doi:10.1007/s11926-012-0307-x
PMCID: PMC3545402  PMID: 23315156
Gout; Hyperuricemia; Race; Ethnicity; Gender; Disparity; Epidemiology; Prevalence; Genetic risk factors; Adverse effects
15.  Lack of change in urate deposition by dual-energy computed tomography among clinically stable patients with long-standing tophaceous gout: a prospective longitudinal study 
Arthritis Research & Therapy  2013;15(5):R160.
Introduction
Dual-energy computed tomography (DECT) has potential for monitoring urate deposition in patients with gout. The aim of this prospective longitudinal study was to analyse measurement error of DECT urate volume measurement in clinically stable patients with tophaceous gout.
Methods
Seventy-three patients with tophaceous gout on stable therapy attended study visits at baseline and twelve months. All patients had a comprehensive clinical assessment including serum urate testing and DECT scanning of both feet. Two readers analysed the DECT scans for the total urate volume in both feet. Analysis included inter-reader intraclass correlation coefficients (ICCs) and limits of agreement, and calculation of the smallest detectable change.
Results
Mean (standard deviation) serum urate concentration over the study period was 0.38 (0.09) mmol/L. Urate-lowering therapy was prescribed in 70 (96%) patients. The median (interquartile range) baseline DECT urate volume was 0.49 (0.16, 2.18) cm3, and change in DECT urate volume was -0.01 (-0.40, 0.28) cm3. Inter-reader ICCs were 1.00 for baseline DECT volumes and 0.93 for change values. Inter-reader bias (standard deviation) for baseline volumes was -0.18 (0.63) cm3 and for change was -0.10 (0.93) cm3. The smallest detectable change was 0.91 cm3. There were 47 (64%) patients with baseline DECT urate volumes <0.91 cm3. Higher serum urate concentrations were observed in patients with increased DECT urate volumes above the smallest detectable change (P = 0.006). However, a relationship between changes in DECT urate volumes and serum urate concentrations was not observed in the entire group.
Conclusions
In patients with tophaceous gout on stable conventional urate-lowering therapy the measurement error for DECT urate volume assessment is substantially greater than the median baseline DECT volume. Analysis of patients commencing or intensifying urate-lowering therapy should clarify the optimal use of DECT as a potential outcome measure in studies of chronic gout.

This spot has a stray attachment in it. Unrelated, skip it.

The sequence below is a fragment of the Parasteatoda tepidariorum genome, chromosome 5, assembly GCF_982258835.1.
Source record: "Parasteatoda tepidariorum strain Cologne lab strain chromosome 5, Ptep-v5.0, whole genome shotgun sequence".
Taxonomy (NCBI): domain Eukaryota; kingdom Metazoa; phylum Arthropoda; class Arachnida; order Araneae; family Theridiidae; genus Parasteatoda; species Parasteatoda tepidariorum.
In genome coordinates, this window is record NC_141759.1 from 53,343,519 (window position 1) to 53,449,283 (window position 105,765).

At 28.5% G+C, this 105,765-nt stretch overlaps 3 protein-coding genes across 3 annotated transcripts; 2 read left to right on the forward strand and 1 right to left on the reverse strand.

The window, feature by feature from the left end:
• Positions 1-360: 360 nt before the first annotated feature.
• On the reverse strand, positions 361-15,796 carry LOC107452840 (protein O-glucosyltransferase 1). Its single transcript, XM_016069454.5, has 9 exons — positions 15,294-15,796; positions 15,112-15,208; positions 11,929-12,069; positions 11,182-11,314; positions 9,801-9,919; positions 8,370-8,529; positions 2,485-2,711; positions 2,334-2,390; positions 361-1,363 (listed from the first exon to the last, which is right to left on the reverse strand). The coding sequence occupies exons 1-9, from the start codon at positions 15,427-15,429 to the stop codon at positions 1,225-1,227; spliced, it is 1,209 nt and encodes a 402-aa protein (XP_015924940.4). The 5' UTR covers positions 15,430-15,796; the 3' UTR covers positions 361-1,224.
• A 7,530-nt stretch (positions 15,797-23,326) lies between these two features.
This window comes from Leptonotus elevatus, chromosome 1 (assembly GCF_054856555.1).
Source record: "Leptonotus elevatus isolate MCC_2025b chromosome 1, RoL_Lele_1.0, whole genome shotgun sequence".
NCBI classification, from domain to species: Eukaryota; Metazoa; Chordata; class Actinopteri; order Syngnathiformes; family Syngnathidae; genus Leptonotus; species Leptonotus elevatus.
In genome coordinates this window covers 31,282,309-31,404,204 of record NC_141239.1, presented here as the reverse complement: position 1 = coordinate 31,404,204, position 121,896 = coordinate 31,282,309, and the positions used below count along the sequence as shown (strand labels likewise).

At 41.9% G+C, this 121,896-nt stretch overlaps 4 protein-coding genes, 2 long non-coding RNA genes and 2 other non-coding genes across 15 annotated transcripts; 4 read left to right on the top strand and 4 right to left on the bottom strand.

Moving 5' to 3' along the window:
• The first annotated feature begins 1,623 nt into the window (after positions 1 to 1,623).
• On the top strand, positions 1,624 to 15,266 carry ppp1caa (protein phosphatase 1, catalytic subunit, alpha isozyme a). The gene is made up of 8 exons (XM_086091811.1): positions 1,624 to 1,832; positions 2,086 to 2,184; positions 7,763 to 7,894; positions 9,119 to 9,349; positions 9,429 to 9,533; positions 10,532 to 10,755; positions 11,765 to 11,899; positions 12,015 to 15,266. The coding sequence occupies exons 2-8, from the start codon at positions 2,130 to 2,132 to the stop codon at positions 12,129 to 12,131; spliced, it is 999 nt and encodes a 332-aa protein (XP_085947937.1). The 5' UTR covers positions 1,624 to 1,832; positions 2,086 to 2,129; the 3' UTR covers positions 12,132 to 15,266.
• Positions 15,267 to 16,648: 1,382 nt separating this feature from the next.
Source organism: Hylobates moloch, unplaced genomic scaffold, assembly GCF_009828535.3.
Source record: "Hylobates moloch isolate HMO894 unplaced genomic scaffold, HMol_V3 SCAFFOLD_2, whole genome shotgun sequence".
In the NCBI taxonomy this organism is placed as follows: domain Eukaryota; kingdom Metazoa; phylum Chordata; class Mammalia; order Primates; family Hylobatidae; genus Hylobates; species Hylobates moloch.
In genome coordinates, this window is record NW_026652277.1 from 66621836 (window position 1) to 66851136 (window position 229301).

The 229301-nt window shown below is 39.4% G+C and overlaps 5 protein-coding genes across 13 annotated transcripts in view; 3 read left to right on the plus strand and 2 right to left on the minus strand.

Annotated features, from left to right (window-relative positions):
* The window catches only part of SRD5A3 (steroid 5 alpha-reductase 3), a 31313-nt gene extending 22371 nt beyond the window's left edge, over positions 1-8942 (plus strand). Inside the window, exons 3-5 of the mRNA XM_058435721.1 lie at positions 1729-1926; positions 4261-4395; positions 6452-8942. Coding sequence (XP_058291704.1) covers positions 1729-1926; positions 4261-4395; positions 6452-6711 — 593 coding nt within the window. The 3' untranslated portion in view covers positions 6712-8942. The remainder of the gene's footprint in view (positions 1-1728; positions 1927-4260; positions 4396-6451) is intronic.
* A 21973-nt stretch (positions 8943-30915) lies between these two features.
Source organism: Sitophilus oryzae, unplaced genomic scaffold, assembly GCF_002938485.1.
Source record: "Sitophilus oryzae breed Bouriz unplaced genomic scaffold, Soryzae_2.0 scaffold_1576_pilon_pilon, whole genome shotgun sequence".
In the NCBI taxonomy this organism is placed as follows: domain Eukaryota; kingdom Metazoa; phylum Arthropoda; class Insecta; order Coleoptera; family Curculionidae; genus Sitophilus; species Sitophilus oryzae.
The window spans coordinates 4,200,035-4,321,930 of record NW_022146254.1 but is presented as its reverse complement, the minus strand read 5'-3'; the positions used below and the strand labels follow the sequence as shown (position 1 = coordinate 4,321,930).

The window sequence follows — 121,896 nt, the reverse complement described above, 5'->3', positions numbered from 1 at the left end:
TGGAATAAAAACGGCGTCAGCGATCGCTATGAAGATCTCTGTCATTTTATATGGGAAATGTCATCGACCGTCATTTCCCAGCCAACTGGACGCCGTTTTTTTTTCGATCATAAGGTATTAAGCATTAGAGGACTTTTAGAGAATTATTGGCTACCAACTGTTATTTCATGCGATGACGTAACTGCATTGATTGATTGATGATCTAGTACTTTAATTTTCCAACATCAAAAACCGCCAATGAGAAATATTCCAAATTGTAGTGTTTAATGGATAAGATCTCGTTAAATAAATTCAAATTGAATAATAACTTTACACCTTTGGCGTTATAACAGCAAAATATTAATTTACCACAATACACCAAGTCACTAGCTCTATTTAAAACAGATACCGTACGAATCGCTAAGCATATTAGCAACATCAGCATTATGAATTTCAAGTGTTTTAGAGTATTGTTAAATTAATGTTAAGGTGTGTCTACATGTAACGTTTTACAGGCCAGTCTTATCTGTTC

doi:10.1186/ar4343
PMCID: PMC3978645  PMID: 24286500
16.  Concordance of the management of chronic gout in a UK primary‐care population with the EULAR gout recommendations 
Annals of the Rheumatic Diseases  2007;66(10):1311-1315.
Objectives
To assess concordance of the management of chronic gout in UK primary care with the European League Against Rheumatism (EULAR) gout recommendations.
Methods
A postal questionnaire was sent to all adults aged >30 years registered with two general practices. Patients with possible gout attended for clinical assessment, at which the diagnosis was verified clinically. Aspects of chronic gout management, including provision of lifestyle modification advice, use of urate‐lowering therapies (ULT) including dose titration to serum urate (SUA) level, prophylaxis against acute attacks, and diuretic cessation were assessed in accordance with the EULAR recommendations.
Results
Of 4249 (32%) completed questionnaires returned, 488 reported gout or acute attacks and were invited for clinical assessment. Of 359 attendees, 164 clinically confirmed cases of gout were identified. Advice regarding alcohol consumption was recalled by 59 (41%), weight loss by 36 (25%) and diet by 42 (29%). Allopurinol was the only ULT used and was taken by 44 (30%); 31 (70%) were taking 300 mg daily. Mean SUA was lower in allopurinol users than non‐users (318 vs 434 μmol/l) and was less often >360 μmol/l in allopurinol users (23% vs 75%). Eight patients had recently commenced allopurinol; two of these also were taking prophylactic colchicine or non‐steroidal anti‐inflammatory drugs. Of 25 patients with diuretic‐induced gout, 16 (64%) were still taking a diuretic.
Conclusion